West Indies vs Pakistan, 2nd Test: Fawad Alam Century, Shaheen Afridi's Strikes Give Pakistan Hope Of Levelling Series
Fawad Alam's fifth Test century and Shaheen Shah Afridi's new ball potency pushed Pakistan into the ascendancy on a truncated third day of the rain-affected second Test against the West Indies at Sabina Park on Sunday.
- Fawad Alam brought up his fifth Test century on Sunday
- Pakistan declared their first innings at 302 for nine
- Shaheen Afridi picked up two wickets late on Day 3 to put Pakistan on top
Fawad Alam's fifth Test century and Shaheen Shah Afridi's new ball potency pushed Pakistan into the ascendancy on a truncated third day of the rain-affected second Test against the West Indies at Sabina Park on Sunday. Fawad's unbeaten 124 lifted the tourists to 302 for nine declared in their first innings before Shaheen removed both openers swiftly and Faheem Ashraf added another to have the home side at 39 for three in reply at stumps. Edged by one wicket in a thrilling finale to the first Test on the same ground a week earlier, Pakistan's quest for a series-levelling victory has been frustrated by showers and inefficient covering of the playing square.
All of the second day was lost to showers and a sodden outfield while play did not properly get underway on day three until early afternoon as a damp area at the southern end of the pitch, in line with the bowlers' run-ups, was a source of concern for the West Indies.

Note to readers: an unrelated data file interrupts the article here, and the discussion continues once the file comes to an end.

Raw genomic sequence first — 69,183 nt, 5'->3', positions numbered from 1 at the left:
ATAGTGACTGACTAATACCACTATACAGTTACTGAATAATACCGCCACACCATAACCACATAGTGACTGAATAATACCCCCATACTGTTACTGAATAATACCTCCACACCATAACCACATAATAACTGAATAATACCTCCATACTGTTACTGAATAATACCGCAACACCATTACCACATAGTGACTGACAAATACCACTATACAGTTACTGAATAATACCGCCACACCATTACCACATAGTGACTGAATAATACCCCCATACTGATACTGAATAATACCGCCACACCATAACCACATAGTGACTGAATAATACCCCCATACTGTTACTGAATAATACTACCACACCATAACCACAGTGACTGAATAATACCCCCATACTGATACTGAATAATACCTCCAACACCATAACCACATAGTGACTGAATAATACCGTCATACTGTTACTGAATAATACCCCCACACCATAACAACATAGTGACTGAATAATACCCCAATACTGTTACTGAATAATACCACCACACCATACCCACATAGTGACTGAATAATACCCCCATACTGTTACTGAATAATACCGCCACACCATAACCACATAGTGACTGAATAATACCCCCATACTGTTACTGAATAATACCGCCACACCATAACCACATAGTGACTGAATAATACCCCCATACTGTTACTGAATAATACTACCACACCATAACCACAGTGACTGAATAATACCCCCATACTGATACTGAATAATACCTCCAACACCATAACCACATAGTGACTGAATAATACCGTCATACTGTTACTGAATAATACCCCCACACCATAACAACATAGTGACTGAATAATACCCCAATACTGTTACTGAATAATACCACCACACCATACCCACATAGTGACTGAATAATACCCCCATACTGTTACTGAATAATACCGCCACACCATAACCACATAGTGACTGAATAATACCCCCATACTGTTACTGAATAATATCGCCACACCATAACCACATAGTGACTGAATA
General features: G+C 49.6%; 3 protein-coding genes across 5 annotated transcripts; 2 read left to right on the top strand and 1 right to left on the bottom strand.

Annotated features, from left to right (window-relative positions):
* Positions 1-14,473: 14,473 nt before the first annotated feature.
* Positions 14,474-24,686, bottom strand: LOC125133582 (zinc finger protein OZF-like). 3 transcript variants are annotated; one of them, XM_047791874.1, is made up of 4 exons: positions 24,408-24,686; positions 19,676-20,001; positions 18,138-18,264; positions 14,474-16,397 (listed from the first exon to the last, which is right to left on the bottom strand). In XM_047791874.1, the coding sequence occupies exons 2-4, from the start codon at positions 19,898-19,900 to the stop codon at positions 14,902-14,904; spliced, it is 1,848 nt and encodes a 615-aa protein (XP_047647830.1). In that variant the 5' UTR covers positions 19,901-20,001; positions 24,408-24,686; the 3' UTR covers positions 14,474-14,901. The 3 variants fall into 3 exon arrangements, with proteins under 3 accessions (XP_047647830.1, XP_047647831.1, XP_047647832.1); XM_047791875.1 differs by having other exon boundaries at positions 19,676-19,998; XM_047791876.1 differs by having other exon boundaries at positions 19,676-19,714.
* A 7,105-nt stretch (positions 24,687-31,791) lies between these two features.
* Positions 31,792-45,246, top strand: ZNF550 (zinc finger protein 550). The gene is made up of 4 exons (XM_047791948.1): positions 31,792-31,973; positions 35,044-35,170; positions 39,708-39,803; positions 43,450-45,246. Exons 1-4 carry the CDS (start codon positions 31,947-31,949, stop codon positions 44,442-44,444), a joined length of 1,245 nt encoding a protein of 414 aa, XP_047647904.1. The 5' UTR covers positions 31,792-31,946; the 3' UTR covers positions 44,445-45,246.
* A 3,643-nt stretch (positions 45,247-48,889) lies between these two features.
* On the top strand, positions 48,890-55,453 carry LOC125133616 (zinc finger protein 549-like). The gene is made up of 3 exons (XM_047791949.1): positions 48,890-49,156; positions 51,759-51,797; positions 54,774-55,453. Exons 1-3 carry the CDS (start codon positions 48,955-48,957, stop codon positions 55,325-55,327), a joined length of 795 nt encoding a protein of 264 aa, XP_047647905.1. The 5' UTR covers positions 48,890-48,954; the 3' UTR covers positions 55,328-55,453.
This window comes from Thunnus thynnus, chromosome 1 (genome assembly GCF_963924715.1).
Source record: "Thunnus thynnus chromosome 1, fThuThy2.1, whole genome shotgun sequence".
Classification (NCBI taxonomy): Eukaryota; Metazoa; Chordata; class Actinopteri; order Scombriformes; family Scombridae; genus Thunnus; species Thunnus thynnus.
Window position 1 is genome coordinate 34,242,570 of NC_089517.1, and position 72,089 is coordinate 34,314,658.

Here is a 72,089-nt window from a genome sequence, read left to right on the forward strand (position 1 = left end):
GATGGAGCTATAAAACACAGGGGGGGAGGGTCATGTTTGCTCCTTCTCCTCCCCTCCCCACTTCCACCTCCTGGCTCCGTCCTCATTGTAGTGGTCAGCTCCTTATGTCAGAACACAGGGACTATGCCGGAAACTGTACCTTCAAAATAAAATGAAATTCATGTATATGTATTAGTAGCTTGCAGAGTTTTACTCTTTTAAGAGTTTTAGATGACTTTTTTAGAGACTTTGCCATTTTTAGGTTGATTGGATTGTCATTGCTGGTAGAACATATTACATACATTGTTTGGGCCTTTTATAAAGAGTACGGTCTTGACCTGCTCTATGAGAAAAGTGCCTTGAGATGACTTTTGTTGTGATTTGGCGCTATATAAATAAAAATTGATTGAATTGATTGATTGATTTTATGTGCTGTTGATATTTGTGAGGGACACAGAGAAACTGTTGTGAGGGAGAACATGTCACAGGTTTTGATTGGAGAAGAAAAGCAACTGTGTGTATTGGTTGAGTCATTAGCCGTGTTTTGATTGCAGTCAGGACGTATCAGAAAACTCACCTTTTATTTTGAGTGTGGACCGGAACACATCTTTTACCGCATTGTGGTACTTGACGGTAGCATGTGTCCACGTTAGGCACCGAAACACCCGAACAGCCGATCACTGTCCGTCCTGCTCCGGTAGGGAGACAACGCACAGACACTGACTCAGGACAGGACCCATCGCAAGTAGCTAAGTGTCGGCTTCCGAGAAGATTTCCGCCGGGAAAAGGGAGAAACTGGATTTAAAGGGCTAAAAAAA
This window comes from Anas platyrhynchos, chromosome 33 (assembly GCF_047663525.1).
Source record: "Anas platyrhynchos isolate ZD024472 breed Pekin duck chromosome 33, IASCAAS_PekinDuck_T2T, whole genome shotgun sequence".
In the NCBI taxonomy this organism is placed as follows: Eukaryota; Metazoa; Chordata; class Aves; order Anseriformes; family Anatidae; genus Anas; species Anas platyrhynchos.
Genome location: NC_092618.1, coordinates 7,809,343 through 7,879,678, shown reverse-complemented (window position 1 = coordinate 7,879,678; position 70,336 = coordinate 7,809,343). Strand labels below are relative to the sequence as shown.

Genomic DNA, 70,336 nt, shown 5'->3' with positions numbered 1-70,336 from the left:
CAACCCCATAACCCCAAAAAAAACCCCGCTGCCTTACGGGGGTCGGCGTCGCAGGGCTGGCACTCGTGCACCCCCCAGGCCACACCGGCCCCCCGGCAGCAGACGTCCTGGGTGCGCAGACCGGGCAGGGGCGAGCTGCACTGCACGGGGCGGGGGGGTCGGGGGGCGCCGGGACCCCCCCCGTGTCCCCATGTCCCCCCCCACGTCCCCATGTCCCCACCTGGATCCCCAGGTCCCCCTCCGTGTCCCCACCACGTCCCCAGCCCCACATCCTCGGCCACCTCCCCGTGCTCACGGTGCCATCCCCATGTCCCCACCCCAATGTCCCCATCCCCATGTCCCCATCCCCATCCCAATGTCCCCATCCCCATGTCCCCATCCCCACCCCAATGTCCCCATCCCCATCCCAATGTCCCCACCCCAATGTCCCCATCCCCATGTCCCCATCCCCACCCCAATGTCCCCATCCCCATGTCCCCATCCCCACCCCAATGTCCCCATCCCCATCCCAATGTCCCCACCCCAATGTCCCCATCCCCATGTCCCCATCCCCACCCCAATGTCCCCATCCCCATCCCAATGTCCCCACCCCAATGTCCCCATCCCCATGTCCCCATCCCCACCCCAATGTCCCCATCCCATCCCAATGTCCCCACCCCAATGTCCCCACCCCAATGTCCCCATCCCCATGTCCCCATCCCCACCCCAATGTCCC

Initial attempts to get play going in the morning following another 90-minute delay resulted in just eight deliveries being bowled before the complaints of Jason Holder, supported by his fellow bowlers and captain Kraigg Brathwaite, were eventually heeded by the match officials who engaged in lengthy deliberation before suspending play.
When play finally commenced in the heat of the afternoon, Pakistan, who resumed from the overnight position of 212 for four, were almost entirely reliant on Fawad to push them up to the 300-run mark.
Two wickets for Jayden Seales and two in two balls for Holder kept the tourists in check.
However Fawad, who resumed his innings on 76 after retiring through heat exhaustion and severe cramps on the opening day, would not be denied a fourth Test century in 12 innings.
It was an innings which reinforced the value of his return to the international scene after being ignored for 11 years after his debut in senior Pakistan colours in 2009.
'Motivated by dad'
Having returned to the crease at the fall of Faheem's wicket, and then seeing Mohammad Rizwan and Nauman Ali depart in quick succession, the 35-year-old left-hander stayed focused and reached the cherished landmark with a pull for two off Kyle Mayers.
Despite the disappointment of contributing to the run out of Hasan Ali, his unbeaten 124, which occupied over six hours in which he faced 213 deliveries and stroked 17 fours, was a stellar effort.
"It was very challenging out there and what Babar (Azam) and I did on the first day was very important," said Fawad at the end of the day in reflecting on his and the team's effort.
"You always feel proud when you score a century for your country so I am very happy right now. My dad has always been my motivation. He told me to keep on trying and my time will come and now it has and I am trying to make the most of it."
Kemar Roach and Seales led the West Indies bowling effort with three wickets each.
Shaheen then made the most of his opportunity with the new ball by removing Kieran Powell and Brathwaite in successive overs.
When Faheem bowled Roston Chase it brought in nightwatchman Alzarri Joseph who hung on with Nkrumah Bonner to carry the fight for the West Indies into the fourth day.
West Indies lead the series after winning the first Test by one wicket at the same venue a week earlier.